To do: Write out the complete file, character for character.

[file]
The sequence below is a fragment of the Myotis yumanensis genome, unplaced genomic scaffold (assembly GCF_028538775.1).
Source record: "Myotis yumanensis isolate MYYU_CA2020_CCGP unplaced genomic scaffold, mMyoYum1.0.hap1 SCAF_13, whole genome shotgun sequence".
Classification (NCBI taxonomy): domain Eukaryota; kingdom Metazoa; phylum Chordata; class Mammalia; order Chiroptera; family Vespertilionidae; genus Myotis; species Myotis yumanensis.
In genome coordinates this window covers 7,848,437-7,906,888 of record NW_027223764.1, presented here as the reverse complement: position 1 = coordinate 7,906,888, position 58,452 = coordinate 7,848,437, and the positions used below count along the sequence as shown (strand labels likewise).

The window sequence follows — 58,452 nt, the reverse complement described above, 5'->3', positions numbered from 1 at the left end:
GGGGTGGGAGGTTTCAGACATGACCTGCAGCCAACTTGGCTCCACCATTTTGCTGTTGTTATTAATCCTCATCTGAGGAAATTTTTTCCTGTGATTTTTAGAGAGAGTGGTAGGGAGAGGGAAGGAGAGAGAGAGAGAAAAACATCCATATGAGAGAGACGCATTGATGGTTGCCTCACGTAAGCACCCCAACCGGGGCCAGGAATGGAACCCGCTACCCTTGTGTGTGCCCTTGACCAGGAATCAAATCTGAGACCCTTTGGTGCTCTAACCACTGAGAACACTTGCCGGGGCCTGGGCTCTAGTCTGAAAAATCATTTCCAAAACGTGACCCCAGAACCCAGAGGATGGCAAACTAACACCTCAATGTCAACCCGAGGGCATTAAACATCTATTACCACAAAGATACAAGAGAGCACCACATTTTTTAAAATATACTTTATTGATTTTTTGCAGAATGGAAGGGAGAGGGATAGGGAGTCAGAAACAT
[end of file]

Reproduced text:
The sequence below is a fragment of the Myotis yumanensis genome, unplaced genomic scaffold (assembly GCF_028538775.1).
Source record: "Myotis yumanensis isolate MYYU_CA2020_CCGP unplaced genomic scaffold, mMyoYum1.0.hap1 SCAF_13, whole genome shotgun sequence".
Classification (NCBI taxonomy): domain Eukaryota; kingdom Metazoa; phylum Chordata; class Mammalia; order Chiroptera; family Vespertilionidae; genus Myotis; species Myotis yumanensis.
In genome coordinates this window covers 7,848,437-7,906,888 of record NW_027223764.1, presented here as the reverse complement: position 1 = coordinate 7,906,888, position 58,452 = coordinate 7,848,437, and the positions used below count along the sequence as shown (strand labels likewise).

The window sequence follows — 58,452 nt, the reverse complement described above, 5'->3', positions numbered from 1 at the left end:
GGGGTGGGAGGTTTCAGACATGACCTGCAGCCAACTTGGCTCCACCATTTTGCTGTTGTTATTAATCCTCATCTGAGGAAATTTTTTCCTGTGATTTTTAGAGAGAGTGGTAGGGAGAGGGAAGGAGAGAGAGAGAGAAAAACATCCATATGAGAGAGACGCATTGATGGTTGCCTCACGTAAGCACCCCAACCGGGGCCAGGAATGGAACCCGCTACCCTTGTGTGTGCCCTTGACCAGGAATCAAATCTGAGACCCTTTGGTGCTCTAACCACTGAGAACACTTGCCGGGGCCTGGGCTCTAGTCTGAAAAATCATTTCCAAAACGTGACCCCAGAACCCAGAGGATGGCAAACTAACACCTCAATGTCAACCCGAGGGCATTAAACATCTATTACCACAAAGATACAAGAGAGCACCACATTTTTTAAAATATACTTTATTGATTTTTTGCAGAATGGAAGGGAGAGGGATAGGGAGTCAGAAACAT